Global warming: 8pc allotted for climate actions, says PM

140 scientists from all over the world are participating in global conference on climate change

Our Correspondent December 19, 2017

ISLAMABAD: Prime Minister Shahid Khaqan Abbasi has said that the government has set aside more than 8% of budget for climate-related actions.

The PM was speaking at the inaugural session of the Science-Policy Conference on Climate Change organised on Monday by the Ministry of Climate Change’s research wing, the Global Change Impact Studies Centre (GCISC).

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Other institutions that collaborated in the endeavour included the US-Pakistan Centre for Advanced Studies in Water (USPCAS-W), the Mehran University of Engineering and Technology (MUET), the University of Utah, the Sustainable Development Policy Institute (SDPI), the Commission on Science and Technology for Sustainable Development in the South (COMSATS), the Higher Education Commission (HEC), the Pakistan Meteorological Department (PMD), NDMA and HBS.

He said that the government passed the Pakistan Climate Change Act, paving the way for setting up two new institutions – the National Climate Change Council (NCCC), which is chaired by the PM, and the National Climate Change Authority, an executive body to implement the council’s directives.

“This will bring greater coherence to climate actions being taken by various ministries and agencies,” PM Abbasi said, adding that the government was fully committed to addressing climate change challenges.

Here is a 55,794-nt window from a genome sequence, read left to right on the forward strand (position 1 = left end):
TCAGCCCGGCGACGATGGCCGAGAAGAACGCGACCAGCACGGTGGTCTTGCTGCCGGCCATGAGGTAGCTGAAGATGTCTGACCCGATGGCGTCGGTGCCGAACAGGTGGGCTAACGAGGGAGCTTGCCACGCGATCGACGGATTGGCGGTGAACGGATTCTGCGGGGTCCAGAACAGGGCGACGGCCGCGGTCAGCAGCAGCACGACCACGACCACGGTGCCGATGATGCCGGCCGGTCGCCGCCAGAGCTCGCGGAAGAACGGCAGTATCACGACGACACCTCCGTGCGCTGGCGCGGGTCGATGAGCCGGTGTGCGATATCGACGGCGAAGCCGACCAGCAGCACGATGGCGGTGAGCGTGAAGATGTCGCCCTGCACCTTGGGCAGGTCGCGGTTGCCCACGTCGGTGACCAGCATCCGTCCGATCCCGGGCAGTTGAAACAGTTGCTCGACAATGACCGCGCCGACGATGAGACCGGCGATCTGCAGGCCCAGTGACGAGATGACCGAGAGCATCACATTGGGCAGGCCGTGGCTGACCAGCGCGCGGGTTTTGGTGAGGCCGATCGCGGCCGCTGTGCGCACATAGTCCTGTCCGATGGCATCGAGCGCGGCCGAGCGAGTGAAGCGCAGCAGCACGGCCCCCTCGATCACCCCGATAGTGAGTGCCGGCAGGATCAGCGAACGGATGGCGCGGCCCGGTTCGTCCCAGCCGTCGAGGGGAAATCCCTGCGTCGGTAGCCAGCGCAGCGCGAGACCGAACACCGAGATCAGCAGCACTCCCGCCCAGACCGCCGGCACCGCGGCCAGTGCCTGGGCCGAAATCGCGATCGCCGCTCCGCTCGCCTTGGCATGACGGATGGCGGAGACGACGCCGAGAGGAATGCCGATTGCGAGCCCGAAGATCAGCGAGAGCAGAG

He said that Pakistan’s climate policy revolved around three objectives – saving human lives, promoting sustainable development and honouring the country’s international commitments.

PM Abbasi noted that Pakistan was among countries most affected by climate change despite its negligible contribution to global warming. “We are an energy-deficient country and we need affordable energy to meet our basic needs and to continue development process,” he said.

Minister for Climate Change Senator Mushahidullah Khan said that the government intended to strengthen Pakistan’s research capacity in this regard, especially the country’s leading climate research institute, the Global Change Impact Studies Centre (GCISC).

“We hope to boost this centre’s standards… we also want to benefit from the experiences of the international community,” Khan said.

GCISC’s Executive Director Dr Tariq Banuri said that the conference created an opportunity for stakeholders to deliberate on Pakistan’s development in the context of climate change.

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“This three-day event will provide an initial mapping effort to alleviate the impact of climate change and assess knowledge, capacity needs and priorities that better reflect Pakistan’s development context and a stimulating environment for yielding innovative ideas for implementation,” he said.

The conference, Dr Banuri said, also sought to strengthen the domestic science policy interface.

Prominent among those who addressed the conference were Prof Steve Burian of the US, Dr Tom Downing of the UK, Dr Youba Sokona of Mali, and Dr Adil Najam, the former vice-chancellor of LUMS.

This is the first international conference on Climate Change being held in Pakistan in which more than 140 scientists from all over the world will present their research.


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